The prefabricated and the mass-produced
in Ephemeral vistas
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Four things dictated the shape of the Great Exhibition and of every exhibition which followed it: mass-production, prefabrication, mass communications and urbanisation. The Great Exhibition, as a massive gathering of mass-produced objects from Europe and of crafted objects from all over the known world, gave designers, artists and critics the best opportunity to date to assess the state of the art. The Paris and New York exhibitions in 1937 and 1939 were totally committed to modernism. Iron and glass were used at Dublin and New York in 1853 and an impressive Palais de l'Industrie was built for the first Exposition Universelle in 1855. The exhibition to deal most comprehensively with design for poverty was the Paris Exposition Universelle of 1867. The Paris show exuded the international style whilst New York was dominated by a symbolic modernism coming largely out of Art Deco and Streamform.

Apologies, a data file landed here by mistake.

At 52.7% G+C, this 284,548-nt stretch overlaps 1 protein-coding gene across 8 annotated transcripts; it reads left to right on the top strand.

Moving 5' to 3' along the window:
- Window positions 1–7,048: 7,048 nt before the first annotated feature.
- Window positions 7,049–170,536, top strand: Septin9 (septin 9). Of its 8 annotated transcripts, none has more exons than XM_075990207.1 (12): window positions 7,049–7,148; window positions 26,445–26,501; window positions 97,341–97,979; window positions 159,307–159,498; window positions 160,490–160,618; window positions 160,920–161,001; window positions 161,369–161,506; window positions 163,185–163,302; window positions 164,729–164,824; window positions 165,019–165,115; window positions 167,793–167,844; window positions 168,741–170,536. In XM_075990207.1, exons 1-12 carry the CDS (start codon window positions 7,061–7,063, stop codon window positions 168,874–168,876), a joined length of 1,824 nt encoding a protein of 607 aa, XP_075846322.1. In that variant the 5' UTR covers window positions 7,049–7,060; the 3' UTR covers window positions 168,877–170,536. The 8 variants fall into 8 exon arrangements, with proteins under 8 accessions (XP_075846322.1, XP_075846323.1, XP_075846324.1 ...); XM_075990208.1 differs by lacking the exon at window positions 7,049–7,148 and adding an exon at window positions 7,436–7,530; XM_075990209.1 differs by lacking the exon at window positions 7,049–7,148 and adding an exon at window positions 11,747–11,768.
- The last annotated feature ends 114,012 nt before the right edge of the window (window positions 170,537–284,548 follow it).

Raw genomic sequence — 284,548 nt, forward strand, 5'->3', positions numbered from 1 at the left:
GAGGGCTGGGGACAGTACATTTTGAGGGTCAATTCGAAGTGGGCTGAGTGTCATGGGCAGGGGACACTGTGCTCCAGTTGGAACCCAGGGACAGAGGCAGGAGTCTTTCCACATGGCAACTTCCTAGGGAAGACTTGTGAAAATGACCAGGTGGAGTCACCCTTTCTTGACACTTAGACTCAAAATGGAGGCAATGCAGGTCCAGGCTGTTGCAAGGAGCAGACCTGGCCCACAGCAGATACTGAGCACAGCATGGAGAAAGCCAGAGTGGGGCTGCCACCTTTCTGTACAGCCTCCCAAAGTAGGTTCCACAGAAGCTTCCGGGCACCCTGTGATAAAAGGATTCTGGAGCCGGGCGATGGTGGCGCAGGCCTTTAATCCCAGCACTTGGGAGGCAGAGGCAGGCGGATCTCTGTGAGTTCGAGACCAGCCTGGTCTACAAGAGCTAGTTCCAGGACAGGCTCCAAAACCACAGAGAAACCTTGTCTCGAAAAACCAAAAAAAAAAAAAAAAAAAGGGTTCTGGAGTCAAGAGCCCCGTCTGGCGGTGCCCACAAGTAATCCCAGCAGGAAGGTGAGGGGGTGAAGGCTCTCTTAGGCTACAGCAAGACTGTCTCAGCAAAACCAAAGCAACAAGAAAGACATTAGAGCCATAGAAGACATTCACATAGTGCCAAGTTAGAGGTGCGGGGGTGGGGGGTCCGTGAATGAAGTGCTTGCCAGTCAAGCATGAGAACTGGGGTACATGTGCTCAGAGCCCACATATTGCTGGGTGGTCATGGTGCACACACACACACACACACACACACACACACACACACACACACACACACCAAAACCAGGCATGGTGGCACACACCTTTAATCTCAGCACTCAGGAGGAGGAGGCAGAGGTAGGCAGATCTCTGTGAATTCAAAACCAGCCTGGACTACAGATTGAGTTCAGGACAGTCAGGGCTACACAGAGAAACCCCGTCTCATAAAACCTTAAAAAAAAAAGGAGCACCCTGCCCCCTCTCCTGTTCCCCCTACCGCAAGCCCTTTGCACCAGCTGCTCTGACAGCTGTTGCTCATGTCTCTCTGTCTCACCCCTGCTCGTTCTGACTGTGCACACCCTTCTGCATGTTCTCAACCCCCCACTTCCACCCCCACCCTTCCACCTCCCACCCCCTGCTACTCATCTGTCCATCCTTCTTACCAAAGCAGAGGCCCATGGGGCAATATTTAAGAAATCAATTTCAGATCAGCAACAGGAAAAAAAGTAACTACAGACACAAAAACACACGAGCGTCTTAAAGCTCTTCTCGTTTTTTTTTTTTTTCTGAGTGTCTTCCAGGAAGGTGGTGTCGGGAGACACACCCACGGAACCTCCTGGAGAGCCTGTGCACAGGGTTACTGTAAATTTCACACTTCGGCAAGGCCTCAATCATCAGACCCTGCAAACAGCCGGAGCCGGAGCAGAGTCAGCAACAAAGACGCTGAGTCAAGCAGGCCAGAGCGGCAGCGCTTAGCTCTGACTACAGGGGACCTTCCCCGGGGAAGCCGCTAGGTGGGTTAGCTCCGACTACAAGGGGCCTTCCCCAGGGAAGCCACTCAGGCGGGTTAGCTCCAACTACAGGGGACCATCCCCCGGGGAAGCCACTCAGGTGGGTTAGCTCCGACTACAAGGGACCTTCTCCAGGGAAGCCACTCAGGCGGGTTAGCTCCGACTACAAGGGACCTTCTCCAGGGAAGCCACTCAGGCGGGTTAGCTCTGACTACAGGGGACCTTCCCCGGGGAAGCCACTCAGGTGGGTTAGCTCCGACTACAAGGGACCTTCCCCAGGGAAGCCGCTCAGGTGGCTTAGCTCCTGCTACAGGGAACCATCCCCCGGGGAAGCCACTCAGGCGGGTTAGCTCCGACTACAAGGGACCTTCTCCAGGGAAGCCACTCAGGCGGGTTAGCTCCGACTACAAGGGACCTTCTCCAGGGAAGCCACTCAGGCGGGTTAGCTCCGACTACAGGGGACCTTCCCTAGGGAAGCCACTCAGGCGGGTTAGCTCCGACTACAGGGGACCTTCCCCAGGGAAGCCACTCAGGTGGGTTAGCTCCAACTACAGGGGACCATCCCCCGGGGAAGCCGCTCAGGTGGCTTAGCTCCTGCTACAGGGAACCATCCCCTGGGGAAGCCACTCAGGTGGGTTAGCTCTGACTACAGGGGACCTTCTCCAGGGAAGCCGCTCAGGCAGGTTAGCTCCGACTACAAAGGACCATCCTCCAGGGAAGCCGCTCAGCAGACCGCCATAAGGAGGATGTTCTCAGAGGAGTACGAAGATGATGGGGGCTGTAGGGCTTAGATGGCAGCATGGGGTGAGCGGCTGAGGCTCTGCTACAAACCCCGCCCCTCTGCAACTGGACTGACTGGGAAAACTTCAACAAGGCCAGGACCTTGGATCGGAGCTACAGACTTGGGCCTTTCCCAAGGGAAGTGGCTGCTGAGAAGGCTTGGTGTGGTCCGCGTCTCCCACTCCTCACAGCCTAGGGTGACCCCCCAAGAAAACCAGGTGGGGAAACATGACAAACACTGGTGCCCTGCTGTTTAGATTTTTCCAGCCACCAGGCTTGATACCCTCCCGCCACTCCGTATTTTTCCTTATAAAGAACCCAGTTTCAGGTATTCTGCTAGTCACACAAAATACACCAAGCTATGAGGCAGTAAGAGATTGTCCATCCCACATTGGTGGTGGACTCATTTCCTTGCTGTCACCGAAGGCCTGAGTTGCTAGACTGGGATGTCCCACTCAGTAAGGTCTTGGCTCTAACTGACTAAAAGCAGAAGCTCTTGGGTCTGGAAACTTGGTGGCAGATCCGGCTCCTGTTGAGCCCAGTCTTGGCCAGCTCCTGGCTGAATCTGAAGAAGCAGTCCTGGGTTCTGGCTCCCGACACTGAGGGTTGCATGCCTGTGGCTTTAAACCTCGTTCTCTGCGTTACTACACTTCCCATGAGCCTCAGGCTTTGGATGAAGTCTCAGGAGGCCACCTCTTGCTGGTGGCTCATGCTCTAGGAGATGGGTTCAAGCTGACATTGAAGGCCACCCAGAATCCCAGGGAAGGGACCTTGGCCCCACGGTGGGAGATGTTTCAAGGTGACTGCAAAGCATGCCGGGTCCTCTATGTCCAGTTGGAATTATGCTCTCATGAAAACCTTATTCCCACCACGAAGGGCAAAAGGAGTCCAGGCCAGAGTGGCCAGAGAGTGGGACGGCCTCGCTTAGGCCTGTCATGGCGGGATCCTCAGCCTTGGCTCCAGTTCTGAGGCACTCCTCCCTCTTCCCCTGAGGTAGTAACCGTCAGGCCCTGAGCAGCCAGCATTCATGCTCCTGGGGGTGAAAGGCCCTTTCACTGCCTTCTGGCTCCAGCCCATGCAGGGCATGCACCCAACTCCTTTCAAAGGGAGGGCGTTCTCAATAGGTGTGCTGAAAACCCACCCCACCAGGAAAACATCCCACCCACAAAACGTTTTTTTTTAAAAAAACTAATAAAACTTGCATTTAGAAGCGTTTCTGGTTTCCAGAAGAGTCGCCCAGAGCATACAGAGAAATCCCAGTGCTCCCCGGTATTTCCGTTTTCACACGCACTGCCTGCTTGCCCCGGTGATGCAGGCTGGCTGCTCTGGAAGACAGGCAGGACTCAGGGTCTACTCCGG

Ephemeral vistas

The Expositions Universelles, Great Exhibitions and World’s Fairs, 1851–1939

Editor: Paul Greenhalgh


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